Action and Passion

Philosophical Topics 42 (1):13-42 (2014)
When an agent intentionally changes something separate from herself—when, say, she opens a bottle—what is the relation between what the agent does and what the patient suffers? This paper defends the Aristotelian thesis that action is to passion as the road from Thebes to Athens is to the road from Athens to Thebes: they are two aspects of a single material reality. Philosophers of action tend to think otherwise. It is generally taken for granted that intentional transactions must be analyzed in terms of a causal relation. Controversy surrounds the question what the causal relata are: event-causalists claim that both of the relata are events; agent-causalists claim that the first relatum is an agent, and they dispute among themselves whether the second is an event or a terminal state of the patient. But the entire controversy assumes the necessity of some causal analysis of transactions. This paper argues that, far from being necessary, no such analysis is even possible.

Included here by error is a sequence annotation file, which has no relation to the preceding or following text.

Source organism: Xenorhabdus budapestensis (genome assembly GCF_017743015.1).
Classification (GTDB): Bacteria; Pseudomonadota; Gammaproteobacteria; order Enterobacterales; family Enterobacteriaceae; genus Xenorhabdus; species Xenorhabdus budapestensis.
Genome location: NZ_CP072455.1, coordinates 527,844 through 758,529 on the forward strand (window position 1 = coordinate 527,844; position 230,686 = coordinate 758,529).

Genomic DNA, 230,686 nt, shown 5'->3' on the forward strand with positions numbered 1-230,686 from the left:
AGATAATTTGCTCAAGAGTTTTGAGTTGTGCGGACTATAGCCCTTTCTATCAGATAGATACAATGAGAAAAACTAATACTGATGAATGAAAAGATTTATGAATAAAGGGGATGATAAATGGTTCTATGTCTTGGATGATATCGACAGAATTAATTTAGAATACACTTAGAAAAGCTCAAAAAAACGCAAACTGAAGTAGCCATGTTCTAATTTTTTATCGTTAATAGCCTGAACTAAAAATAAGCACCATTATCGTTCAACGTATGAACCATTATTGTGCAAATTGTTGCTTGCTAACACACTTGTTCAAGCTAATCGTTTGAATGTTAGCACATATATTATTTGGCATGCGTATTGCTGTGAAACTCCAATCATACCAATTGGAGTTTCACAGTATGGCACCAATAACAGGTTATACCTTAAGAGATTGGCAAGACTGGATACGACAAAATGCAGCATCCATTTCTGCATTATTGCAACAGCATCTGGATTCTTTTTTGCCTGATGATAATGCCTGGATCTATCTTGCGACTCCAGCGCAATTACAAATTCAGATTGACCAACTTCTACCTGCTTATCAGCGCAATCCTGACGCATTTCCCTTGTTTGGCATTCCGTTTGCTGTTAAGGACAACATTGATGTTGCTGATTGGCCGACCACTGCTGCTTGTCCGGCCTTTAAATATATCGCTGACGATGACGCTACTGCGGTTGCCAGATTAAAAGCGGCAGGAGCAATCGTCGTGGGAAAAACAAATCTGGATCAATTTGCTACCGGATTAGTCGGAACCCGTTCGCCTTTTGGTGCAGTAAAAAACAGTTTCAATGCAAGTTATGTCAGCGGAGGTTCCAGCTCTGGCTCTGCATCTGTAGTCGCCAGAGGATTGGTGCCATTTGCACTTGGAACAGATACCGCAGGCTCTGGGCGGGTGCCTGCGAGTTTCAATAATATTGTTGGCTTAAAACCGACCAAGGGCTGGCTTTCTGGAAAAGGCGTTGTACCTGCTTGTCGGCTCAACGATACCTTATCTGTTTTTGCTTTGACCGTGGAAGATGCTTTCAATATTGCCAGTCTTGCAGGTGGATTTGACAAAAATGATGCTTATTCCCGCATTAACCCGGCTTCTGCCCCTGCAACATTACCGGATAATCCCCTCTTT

Keywords Analytic Philosophy  General Interest  Philosophy of Mind
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ISBN(s) 0276-2080
DOI 10.5840/philtopics20144212
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